“I think maternal mortality is everybody’s business,” explained Magdalene, when discussing who should be targeted as part of community education efforts in her home county of Grand Bassa, Liberia. Magdalene has worked here for over 10 years as a nurse, including as the officer in charge of a rural clinic, before joining Americares in 2015, during the Ebola crisis. Given her experience, she understands the urgency to address the overwhelmingly high maternal mortality ratio in Liberia. This ratio was last estimated by the country in 2013 at 1,072 deaths per 100,000 live births, which is almost five times higher than the estimated global maternal mortality ratio of 216 per 100,000 live births in 2015.
In her position as Senior Community Engagement Officer with Americares, one of her many roles is to work towards reducing the maternal mortality rate through spreading awareness about factors contributing to maternal death, and how to prevent and address them. While Americares also works to build the capacity of health workers to deliver high-quality Maternal, Newborn, and Child Health (MNCH) care, “We think it is very important to engage everybody when it comes to maternal mortality reduction. You cannot do it with the hospital alone — by training the hospital staff alone — you have to engage other community structures,” Magdalene explained.
Americares works to engage key community members, including traditional midwives, to encourage them to refer pregnant women for care at health facilities. Mataline, pictured above, was referred to the hospital in Grand Bassa County by a traditional midwife, where she gave birth and received supportive care from trained health workers. *
Magdalene knows that increasing access to information about the benefits of delivering at health facilities and MNCH health topics could help decrease maternal mortality, as well as other MNCH-related morbidity and mortality. From 2008–2013, for example, only 40.2% of live births in the county occurred in health facilities. This is a critical opportunity for community interventions, as the complications that result in the majority of maternal deaths, including severe bleeding and infections, can often be prevented and addressed by trained health providers.
While there are many other factors that also need to be addressed for delivering at a facility to be a feasible option, encouraging communities to access care when and where it is available, is an important part of the solution. As part of a holistic approach, Americares is also working to improve overall access to skilled care at nearby, trusted, and cost-accessible health facilities in the county.
In rural Liberia with limited road infrastructure, funding constraints, and a widely dispersed population though, how can you reach those who cannot attend social mobilization or outreach events? This is where the Americares staff in Grand Bassa and the Grand Bassa County Health Team have decided to turn to radio.
Radio is the most widely accessible form of mass media in Liberia. In 2013, 58.9% of households across Liberia were estimated to have a radio (66.7% urban and 48.8% rural). It is also the most frequently accessed form of mass media in Grand Bassa County, compared to newspapers and television. In fact, in 2013, 36.5% of women and 53.3% of men between 15–49 years of age in Grand Bassa were estimated to listen to the radio at least once per week.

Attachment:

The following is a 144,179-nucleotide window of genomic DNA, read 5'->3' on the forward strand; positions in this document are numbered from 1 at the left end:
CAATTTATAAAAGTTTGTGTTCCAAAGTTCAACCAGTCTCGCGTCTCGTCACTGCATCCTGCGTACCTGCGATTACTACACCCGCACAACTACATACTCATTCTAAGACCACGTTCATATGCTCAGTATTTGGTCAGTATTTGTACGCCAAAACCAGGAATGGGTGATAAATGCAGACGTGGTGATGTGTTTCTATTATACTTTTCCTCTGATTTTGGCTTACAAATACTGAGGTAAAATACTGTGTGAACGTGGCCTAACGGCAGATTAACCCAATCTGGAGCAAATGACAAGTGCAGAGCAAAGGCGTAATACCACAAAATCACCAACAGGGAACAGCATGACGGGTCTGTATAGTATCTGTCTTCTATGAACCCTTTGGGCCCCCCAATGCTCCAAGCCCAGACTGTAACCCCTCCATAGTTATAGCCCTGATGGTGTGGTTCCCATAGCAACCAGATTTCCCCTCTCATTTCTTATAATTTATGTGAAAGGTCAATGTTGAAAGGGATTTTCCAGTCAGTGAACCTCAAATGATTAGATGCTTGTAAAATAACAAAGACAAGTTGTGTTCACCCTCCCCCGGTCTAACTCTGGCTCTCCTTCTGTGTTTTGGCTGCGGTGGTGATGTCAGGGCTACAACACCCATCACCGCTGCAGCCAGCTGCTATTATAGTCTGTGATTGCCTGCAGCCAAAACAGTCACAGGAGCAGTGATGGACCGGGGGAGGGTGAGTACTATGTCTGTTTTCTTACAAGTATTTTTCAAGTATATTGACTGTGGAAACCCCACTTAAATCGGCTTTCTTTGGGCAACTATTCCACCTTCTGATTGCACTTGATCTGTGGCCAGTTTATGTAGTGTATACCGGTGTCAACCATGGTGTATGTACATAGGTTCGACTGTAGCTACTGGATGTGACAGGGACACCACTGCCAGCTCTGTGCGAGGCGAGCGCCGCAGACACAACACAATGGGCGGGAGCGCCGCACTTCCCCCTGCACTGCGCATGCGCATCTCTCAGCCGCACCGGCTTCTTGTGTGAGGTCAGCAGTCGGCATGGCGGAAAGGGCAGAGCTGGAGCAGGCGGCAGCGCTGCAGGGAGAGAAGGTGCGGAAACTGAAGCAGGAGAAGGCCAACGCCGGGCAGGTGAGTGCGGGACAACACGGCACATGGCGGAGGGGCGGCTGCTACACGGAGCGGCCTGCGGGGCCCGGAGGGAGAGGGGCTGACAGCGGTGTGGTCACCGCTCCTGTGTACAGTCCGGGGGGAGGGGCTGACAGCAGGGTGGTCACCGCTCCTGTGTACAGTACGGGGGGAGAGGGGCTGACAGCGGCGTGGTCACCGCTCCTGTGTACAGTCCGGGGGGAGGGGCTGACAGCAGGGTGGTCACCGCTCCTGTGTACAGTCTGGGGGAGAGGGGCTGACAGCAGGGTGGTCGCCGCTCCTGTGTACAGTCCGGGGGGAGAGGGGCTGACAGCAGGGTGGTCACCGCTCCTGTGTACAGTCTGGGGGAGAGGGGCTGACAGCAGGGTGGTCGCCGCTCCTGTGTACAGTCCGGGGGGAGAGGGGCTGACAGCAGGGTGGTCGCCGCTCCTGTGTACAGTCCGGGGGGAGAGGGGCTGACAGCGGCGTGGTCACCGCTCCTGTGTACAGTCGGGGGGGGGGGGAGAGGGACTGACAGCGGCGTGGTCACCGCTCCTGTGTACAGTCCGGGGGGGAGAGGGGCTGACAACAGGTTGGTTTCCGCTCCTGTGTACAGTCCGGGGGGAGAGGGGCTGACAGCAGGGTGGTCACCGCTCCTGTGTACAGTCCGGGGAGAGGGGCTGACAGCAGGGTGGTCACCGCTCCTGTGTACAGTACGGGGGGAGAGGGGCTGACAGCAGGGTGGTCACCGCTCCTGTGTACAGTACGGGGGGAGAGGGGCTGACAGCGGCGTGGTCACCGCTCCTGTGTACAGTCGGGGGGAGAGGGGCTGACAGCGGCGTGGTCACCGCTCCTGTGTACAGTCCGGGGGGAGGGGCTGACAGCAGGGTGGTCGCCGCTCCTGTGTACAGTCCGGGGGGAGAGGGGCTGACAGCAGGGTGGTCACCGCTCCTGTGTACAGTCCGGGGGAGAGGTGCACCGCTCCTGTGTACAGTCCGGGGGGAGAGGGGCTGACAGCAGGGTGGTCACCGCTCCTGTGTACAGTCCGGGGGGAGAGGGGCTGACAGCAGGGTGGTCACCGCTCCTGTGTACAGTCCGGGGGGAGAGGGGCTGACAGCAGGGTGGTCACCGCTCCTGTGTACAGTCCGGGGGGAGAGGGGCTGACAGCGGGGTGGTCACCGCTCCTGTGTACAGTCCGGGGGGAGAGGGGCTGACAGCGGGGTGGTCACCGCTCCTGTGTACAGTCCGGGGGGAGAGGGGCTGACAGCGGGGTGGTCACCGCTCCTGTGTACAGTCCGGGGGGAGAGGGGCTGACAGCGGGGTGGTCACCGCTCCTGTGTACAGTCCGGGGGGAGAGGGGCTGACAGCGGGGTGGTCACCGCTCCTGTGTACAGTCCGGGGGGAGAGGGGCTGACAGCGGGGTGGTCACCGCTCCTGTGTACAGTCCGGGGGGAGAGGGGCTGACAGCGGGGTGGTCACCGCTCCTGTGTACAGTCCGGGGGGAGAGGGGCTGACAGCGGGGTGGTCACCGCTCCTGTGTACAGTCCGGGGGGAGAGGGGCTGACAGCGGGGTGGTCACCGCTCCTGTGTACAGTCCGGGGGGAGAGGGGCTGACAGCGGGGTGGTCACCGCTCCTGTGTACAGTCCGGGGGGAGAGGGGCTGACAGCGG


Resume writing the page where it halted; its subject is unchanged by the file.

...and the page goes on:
Since December of 2017, Magdalene has hosted a radio show every other week for one hour, spoken in the most widely spoken local language, Bassa. The show revolves around MNCH, fistula, family planning, and sexual and reproductive health (SRH) topics, and she co-hosts the show with the reproductive health supervisor for the local district. Magdalene explained “we are always working along with the County Health Team and they will bring their input — we are partners.” By working together, Magdalene can coordinate her messages with the County Health Team’s existing messaging.
In the past month, shows have covered the importance of early antenatal care, facility delivery, and danger signs that require prompt referral. Magdalene ensures all of this information is presented so communities “will be able to understand — we don’t use any terminology that would confuse them. You tell them in our vernacular some of the things they might see.”
The radio program reaches communities all over Grand Bassa County, even as far as where Emmanuel, pictured above, lives near Zondo community. Emmanuel listens intently to the Americares radio show every other week, as he says it talks about the exact issues facing the community.
Magdalene also feels it is important to make the show interactive, which she does by talking about theoretical cases that community members might see, answering questions that have been brought up during community events, and answering questions from the radio announcer. She says this “makes people to remember what you are driving at…when the presentation is interactive, you will notice that people will have a take-home point.”
Her hope is that “with this program being aired to the broader community, people will be able to learn from this, and we will have a behavior change.” Magdalene hopes more funding will become available for the program once the current grant concludes at the end of 2018. She says that “it may be little in the eyes of other people — that we are taking time to take to the airwaves and educate people — but I think that’s a great thing that Americares is doing.”